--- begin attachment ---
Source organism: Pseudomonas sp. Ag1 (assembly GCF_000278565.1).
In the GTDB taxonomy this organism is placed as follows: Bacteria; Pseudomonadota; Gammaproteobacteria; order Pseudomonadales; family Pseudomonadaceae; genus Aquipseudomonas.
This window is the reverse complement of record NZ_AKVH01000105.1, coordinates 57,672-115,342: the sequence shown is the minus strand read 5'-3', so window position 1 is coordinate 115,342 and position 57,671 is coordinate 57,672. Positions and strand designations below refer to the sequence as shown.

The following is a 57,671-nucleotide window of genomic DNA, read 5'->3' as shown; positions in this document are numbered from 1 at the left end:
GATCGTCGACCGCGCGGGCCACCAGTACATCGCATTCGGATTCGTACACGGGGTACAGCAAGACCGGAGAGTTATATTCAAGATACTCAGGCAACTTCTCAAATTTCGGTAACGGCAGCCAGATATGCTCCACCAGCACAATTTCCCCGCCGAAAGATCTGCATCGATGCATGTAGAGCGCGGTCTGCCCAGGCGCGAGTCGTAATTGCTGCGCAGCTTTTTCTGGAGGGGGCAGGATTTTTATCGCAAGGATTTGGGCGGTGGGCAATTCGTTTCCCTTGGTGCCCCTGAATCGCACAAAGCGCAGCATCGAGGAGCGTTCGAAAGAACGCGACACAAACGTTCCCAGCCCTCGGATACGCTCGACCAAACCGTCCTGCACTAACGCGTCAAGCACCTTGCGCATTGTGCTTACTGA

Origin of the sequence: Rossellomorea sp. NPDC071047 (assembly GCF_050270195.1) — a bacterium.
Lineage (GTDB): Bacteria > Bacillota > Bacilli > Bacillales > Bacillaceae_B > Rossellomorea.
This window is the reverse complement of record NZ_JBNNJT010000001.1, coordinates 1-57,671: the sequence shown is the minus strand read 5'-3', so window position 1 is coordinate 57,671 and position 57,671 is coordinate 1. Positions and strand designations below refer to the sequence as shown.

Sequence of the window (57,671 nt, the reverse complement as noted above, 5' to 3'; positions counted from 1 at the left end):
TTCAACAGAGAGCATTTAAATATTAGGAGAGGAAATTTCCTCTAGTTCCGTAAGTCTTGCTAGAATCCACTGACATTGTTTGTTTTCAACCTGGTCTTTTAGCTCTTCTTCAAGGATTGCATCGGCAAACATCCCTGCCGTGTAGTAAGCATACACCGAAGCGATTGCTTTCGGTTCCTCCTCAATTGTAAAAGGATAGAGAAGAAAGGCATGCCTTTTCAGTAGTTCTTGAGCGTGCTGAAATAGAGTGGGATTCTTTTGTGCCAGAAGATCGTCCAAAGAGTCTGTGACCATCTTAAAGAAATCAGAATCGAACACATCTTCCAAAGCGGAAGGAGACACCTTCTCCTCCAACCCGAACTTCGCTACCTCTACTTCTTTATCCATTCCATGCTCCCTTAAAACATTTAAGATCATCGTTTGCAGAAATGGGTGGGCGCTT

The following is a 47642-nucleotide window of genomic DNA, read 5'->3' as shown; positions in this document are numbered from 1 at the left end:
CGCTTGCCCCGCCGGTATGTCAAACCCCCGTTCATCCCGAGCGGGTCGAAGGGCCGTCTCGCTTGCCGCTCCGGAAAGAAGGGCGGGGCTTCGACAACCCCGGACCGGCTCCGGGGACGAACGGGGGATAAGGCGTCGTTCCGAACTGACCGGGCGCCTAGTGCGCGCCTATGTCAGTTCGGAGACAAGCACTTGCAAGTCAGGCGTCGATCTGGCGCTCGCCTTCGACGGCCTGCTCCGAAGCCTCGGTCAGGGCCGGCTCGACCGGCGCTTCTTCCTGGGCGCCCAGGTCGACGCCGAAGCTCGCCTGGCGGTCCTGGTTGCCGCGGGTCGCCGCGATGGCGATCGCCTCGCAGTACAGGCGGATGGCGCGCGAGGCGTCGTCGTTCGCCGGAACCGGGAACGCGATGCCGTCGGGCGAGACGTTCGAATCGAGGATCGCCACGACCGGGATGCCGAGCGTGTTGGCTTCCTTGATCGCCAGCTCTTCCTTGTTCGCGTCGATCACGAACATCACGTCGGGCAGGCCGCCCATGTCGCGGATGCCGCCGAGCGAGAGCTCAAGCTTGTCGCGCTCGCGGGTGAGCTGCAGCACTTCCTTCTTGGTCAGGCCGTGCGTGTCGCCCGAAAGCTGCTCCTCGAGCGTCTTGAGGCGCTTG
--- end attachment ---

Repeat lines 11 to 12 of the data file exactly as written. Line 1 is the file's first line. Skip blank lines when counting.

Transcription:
The following is a 47642-nucleotide window of genomic DNA, read 5'->3' as shown; positions in this document are numbered from 1 at the left end:
CGCTTGCCCCGCCGGTATGTCAAACCCCCGTTCATCCCGAGCGGGTCGAAGGGCCGTCTCGCTTGCCGCTCCGGAAAGAAGGGCGGGGCTTCGACAACCCCGGACCGGCTCCGGGGACGAACGGGGGATAAGGCGTCGTTCCGAACTGACCGGGCGCCTAGTGCGCGCCTATGTCAGTTCGGAGACAAGCACTTGCAAGTCAGGCGTCGATCTGGCGCTCGCCTTCGACGGCCTGCTCCGAAGCCTCGGTCAGGGCCGGCTCGACCGGCGCTTCTTCCTGGGCGCCCAGGTCGACGCCGAAGCTCGCCTGGCGGTCCTGGTTGCCGCGGGTCGCCGCGATGGCGATCGCCTCGCAGTACAGGCGGATGGCGCGCGAGGCGTCGTCGTTCGCCGGAACCGGGAACGCGATGCCGTCGGGCGAGACGTTCGAATCGAGGATCGCCACGACCGGGATGCCGAGCGTGTTGGCTTCCTTGATCGCCAGCTCTTCCTTGTTCGCGTCGATCACGAACATCACGTCGGGCAGGCCGCCCATGTCGCGGATGCCGCCGAGCGAGAGCTCAAGCTTGTCGCGCTCGCGGGTGAGCTGCAGCACTTCCTTCTTGGTCAGGCCGTGCGTGTCGCCCGAAAGCTGCTCCTCGAGCGTCTTGAGGCGCTTG